The Archer is the latest release by Paulo Coelho and the twentieth book of the author to be translated into Malayalam. A meditation on life, the book is aimed at motivating the readers to take risks, build courage, and embrace the unexpected journey fate has to offer. Originally published in Portuguese, the illustrated book will be available in Malayalam after its German, French, Spanish, and English translations.
Here are the excerpts from an interview with Paulo Coelho published in the GQ magazine (Spain).
You’re an archer yourself – what drew you to the sport?
I thought it was very elegant when I was young. I said to myself, One day, I am going to do this. So I started living in the Pyrenees, where I had a small house, and I met someone by chance. This person started teaching me how to use the bow and arrows, and he taught me the basics of archery. It is going from an extreme tension to a total relaxation, in the very moment you open your hand. And it is indeed elegant, because you need the posture to shoot well. It is about learning how to focus and doing this kind of exercise not for the sake of doing exercise, but for the sake of doing something you want to do. And so I learned.
How did your experiences with archery inform your writing of this book?
It was, in a way, a breakdown of my experience in archery. And, of course, I had to have a guideline, a story. As you read, you learn everything I learned, everything I needed. Shooting arrows is not simply to hit a blank target, but really to try to see the world through the bow. The moment of total tension before you open your hand, the connection. Whether you reach the target or not is irrelevant. But what is relevant is to become the bow, the arrow, and the target itself.
Did a particular experience inspire you to write The Archer?
One day I was sitting in my house in the Pyrenees and I thought how incredible it was, the archery, and I wanted to write a book about my experience. I wanted to write it at least for me to read, or to condense for myself. I tried to teach myself what I learned instinctively. Sometimes, when you learn, you have to sit down and understand what it was that you learned. In doing so, I wrote the book. It is in your hands now.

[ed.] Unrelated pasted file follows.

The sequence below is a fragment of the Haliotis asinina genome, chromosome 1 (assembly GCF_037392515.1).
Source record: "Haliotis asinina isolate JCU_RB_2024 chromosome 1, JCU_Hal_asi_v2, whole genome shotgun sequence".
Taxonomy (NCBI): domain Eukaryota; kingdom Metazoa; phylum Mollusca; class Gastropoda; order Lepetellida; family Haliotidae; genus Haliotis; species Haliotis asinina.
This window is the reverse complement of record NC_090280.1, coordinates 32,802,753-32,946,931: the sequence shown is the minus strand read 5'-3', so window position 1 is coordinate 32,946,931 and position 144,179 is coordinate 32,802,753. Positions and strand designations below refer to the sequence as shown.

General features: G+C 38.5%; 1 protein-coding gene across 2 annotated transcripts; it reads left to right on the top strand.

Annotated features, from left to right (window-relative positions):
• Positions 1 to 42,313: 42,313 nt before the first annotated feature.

How do you feel the Santiago de Compostela has influenced your books, and specifically, this one?
The Santiago de Compostela [pilgrimage] is this: you know your target, and you go towards there. It influenced me a lot in the sense that I knew I had to focus on one point and move ahead.
The Archer provides simple guidelines for a life well lived. Do you think a fable or allegory is the most effective mode for teaching what you’ve learned about life’s essential truths?
(Laughs) In fact, life is simple. We complicate a lot. And a fable or allegory talks to the hidden parts of ourselves. You learn the essence of life by paying attention to the simple things that surround you. This is basically the idea of The Archer. I’m talking about everything from friendship and beyond: the importance of the bow, the importance of concentration. At the end of the day, it is life. You learn by living your life fully.
Have you ever had a mentor like Tetsuya? If so, what teachings did you learn?
Not in the metaphorical sense that I use in my book. I had a mentor in the sense that I needed to learn the basics of how to shoot, how to avoid harming myself. I am very grateful to him because he was the one who taught me what I know. But at the end of the day, like I said, you learn by doing something. Something that you love. So really, you don’t need a mentor – you just need the steps. Once the steps are taken, you can move ahead, and you repeat and repeat until one day, it’s not that it becomes automatic, but somehow, your subconscious takes over yourself and go on.
Do you try to follow Tetsuya’s example when you mentor younger writers?
I don’t mentor younger writers. Who am I to mentor anyone about anything? Of course, I get invitations for Master Classes, but I never accept because I have nothing to teach. I think writing is an experience in and of itself.
Can you tell us about the spiritual and religious influences on your writing? How do you feel about The Alchemist being used by many readers as a spiritual guide, and do you see readers turning to The Archer in the same way?
Of course, I hope that in the steps of The Archer, people will see the same journey that exists in The Alchemist. Of course, they are different. The Alchemist is a travelling book and, though The Archer is too, I hope people use The Archer to help them learn the basics of life. I really do hope this.
What do you hope readers will get out of The Archer?
It is impossible to tell what he or she hopes, because all readers experience the book in different ways. I get a lot of letters about my books, and sometimes, they see things that I didn’t see, and tell me about them. I am very glad to read these, because I learn from them. I learn with them, about myself.